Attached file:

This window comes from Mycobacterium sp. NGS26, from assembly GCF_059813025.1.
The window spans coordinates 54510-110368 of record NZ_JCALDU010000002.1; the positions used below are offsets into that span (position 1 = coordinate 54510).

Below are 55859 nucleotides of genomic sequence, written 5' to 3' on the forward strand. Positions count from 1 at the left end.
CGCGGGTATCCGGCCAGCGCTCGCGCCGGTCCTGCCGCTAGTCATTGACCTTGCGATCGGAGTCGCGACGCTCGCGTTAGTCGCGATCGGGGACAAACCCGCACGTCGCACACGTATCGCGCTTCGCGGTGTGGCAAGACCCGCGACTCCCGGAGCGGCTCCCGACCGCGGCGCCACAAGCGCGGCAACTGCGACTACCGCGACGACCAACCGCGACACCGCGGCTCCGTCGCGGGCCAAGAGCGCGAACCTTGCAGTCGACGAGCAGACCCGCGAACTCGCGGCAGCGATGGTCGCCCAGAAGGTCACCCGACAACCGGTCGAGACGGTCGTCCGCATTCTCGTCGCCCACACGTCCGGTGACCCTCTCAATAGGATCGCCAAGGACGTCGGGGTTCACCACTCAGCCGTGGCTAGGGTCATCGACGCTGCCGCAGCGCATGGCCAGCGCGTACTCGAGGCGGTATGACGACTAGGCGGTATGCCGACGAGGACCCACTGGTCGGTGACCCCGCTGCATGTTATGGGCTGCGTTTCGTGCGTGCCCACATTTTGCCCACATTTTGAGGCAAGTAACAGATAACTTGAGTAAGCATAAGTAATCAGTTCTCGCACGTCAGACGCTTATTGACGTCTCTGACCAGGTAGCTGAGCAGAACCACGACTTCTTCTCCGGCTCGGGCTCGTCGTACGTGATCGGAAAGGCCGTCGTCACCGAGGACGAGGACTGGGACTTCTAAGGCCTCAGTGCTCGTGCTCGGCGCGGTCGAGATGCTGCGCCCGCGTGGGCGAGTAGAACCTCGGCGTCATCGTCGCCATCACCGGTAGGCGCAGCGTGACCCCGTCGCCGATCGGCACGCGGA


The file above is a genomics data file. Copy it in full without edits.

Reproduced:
This window comes from Mycobacterium sp. NGS26, from assembly GCF_059813025.1.
The window spans coordinates 54510-110368 of record NZ_JCALDU010000002.1; the positions used below are offsets into that span (position 1 = coordinate 54510).

Below are 55859 nucleotides of genomic sequence, written 5' to 3' on the forward strand. Positions count from 1 at the left end.
CGCGGGTATCCGGCCAGCGCTCGCGCCGGTCCTGCCGCTAGTCATTGACCTTGCGATCGGAGTCGCGACGCTCGCGTTAGTCGCGATCGGGGACAAACCCGCACGTCGCACACGTATCGCGCTTCGCGGTGTGGCAAGACCCGCGACTCCCGGAGCGGCTCCCGACCGCGGCGCCACAAGCGCGGCAACTGCGACTACCGCGACGACCAACCGCGACACCGCGGCTCCGTCGCGGGCCAAGAGCGCGAACCTTGCAGTCGACGAGCAGACCCGCGAACTCGCGGCAGCGATGGTCGCCCAGAAGGTCACCCGACAACCGGTCGAGACGGTCGTCCGCATTCTCGTCGCCCACACGTCCGGTGACCCTCTCAATAGGATCGCCAAGGACGTCGGGGTTCACCACTCAGCCGTGGCTAGGGTCATCGACGCTGCCGCAGCGCATGGCCAGCGCGTACTCGAGGCGGTATGACGACTAGGCGGTATGCCGACGAGGACCCACTGGTCGGTGACCCCGCTGCATGTTATGGGCTGCGTTTCGTGCGTGCCCACATTTTGCCCACATTTTGAGGCAAGTAACAGATAACTTGAGTAAGCATAAGTAATCAGTTCTCGCACGTCAGACGCTTATTGACGTCTCTGACCAGGTAGCTGAGCAGAACCACGACTTCTTCTCCGGCTCGGGCTCGTCGTACGTGATCGGAAAGGCCGTCGTCACCGAGGACGAGGACTGGGACTTCTAAGGCCTCAGTGCTCGTGCTCGGCGCGGTCGAGATGCTGCGCCCGCGTGGGCGAGTAGAACCTCGGCGTCATCGTCGCCATCACCGGTAGGCGCAGCGTGACCCCGTCGCCGATCGGCACGCGGA